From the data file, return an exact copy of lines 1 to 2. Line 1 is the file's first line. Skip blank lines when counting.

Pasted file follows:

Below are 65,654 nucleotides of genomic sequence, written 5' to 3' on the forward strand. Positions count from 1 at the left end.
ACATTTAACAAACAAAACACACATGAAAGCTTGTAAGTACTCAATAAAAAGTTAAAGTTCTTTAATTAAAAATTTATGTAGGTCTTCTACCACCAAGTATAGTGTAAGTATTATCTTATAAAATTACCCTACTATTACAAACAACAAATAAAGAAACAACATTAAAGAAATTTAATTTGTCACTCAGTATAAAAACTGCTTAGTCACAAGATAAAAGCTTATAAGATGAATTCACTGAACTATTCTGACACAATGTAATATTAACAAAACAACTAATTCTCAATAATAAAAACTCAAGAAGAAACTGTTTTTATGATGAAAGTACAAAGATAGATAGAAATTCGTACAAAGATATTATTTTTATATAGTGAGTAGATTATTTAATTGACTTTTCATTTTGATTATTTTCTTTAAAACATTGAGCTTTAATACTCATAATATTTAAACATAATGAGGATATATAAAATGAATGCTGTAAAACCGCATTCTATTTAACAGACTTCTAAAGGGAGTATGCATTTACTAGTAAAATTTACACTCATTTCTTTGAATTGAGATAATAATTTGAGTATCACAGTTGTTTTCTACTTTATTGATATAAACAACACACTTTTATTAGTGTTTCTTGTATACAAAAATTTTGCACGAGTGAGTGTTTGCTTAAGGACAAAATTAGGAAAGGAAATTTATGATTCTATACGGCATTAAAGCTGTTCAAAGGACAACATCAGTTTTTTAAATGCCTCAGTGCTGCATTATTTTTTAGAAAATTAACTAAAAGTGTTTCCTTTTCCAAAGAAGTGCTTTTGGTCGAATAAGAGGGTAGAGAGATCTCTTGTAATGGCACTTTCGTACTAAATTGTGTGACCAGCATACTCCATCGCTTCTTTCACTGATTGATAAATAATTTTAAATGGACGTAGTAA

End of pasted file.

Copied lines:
Below are 65,654 nucleotides of genomic sequence, written 5' to 3' on the forward strand. Positions count from 1 at the left end.
ACATTTAACAAACAAAACACACATGAAAGCTTGTAAGTACTCAATAAAAAGTTAAAGTTCTTTAATTAAAAATTTATGTAGGTCTTCTACCACCAAGTATAGTGTAAGTATTATCTTATAAAATTACCCTACTATTACAAACAACAAATAAAGAAACAACATTAAAGAAATTTAATTTGTCACTCAGTATAAAAACTGCTTAGTCACAAGATAAAAGCTTATAAGATGAATTCACTGAACTATTCTGACACAATGTAATATTAACAAAACAACTAATTCTCAATAATAAAAACTCAAGAAGAAACTGTTTTTATGATGAAAGTACAAAGATAGATAGAAATTCGTACAAAGATATTATTTTTATATAGTGAGTAGATTATTTAATTGACTTTTCATTTTGATTATTTTCTTTAAAACATTGAGCTTTAATACTCATAATATTTAAACATAATGAGGATATATAAAATGAATGCTGTAAAACCGCATTCTATTTAACAGACTTCTAAAGGGAGTATGCATTTACTAGTAAAATTTACACTCATTTCTTTGAATTGAGATAATAATTTGAGTATCACAGTTGTTTTCTACTTTATTGATATAAACAACACACTTTTATTAGTGTTTCTTGTATACAAAAATTTTGCACGAGTGAGTGTTTGCTTAAGGACAAAATTAGGAAAGGAAATTTATGATTCTATACGGCATTAAAGCTGTTCAAAGGACAACATCAGTTTTTTAAATGCCTCAGTGCTGCATTATTTTTTAGAAAATTAACTAAAAGTGTTTCCTTTTCCAAAGAAGTGCTTTTGGTCGAATAAGAGGGTAGAGAGATCTCTTGTAATGGCACTTTCGTACTAAATTGTGTGACCAGCATACTCCATCGCTTCTTTCACTGATTGATAAATAATTTTAAATGGACGTAGTAA